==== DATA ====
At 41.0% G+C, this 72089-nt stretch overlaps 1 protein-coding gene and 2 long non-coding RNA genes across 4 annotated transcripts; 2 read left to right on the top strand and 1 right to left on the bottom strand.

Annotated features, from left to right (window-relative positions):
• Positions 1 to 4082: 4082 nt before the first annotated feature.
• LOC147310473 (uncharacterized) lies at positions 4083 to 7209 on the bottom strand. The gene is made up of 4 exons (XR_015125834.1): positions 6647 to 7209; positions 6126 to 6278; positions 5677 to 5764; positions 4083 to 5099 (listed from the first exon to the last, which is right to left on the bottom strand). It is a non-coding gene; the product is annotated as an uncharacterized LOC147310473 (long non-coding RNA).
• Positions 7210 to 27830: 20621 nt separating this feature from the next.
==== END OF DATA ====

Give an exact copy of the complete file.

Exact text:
At 41.0% G+C, this 72089-nt stretch overlaps 1 protein-coding gene and 2 long non-coding RNA genes across 4 annotated transcripts; 2 read left to right on the top strand and 1 right to left on the bottom strand.

Annotated features, from left to right (window-relative positions):
• Positions 1 to 4082: 4082 nt before the first annotated feature.
• LOC147310473 (uncharacterized) lies at positions 4083 to 7209 on the bottom strand. The gene is made up of 4 exons (XR_015125834.1): positions 6647 to 7209; positions 6126 to 6278; positions 5677 to 5764; positions 4083 to 5099 (listed from the first exon to the last, which is right to left on the bottom strand). It is a non-coding gene; the product is annotated as an uncharacterized LOC147310473 (long non-coding RNA).
• Positions 7210 to 27830: 20621 nt separating this feature from the next.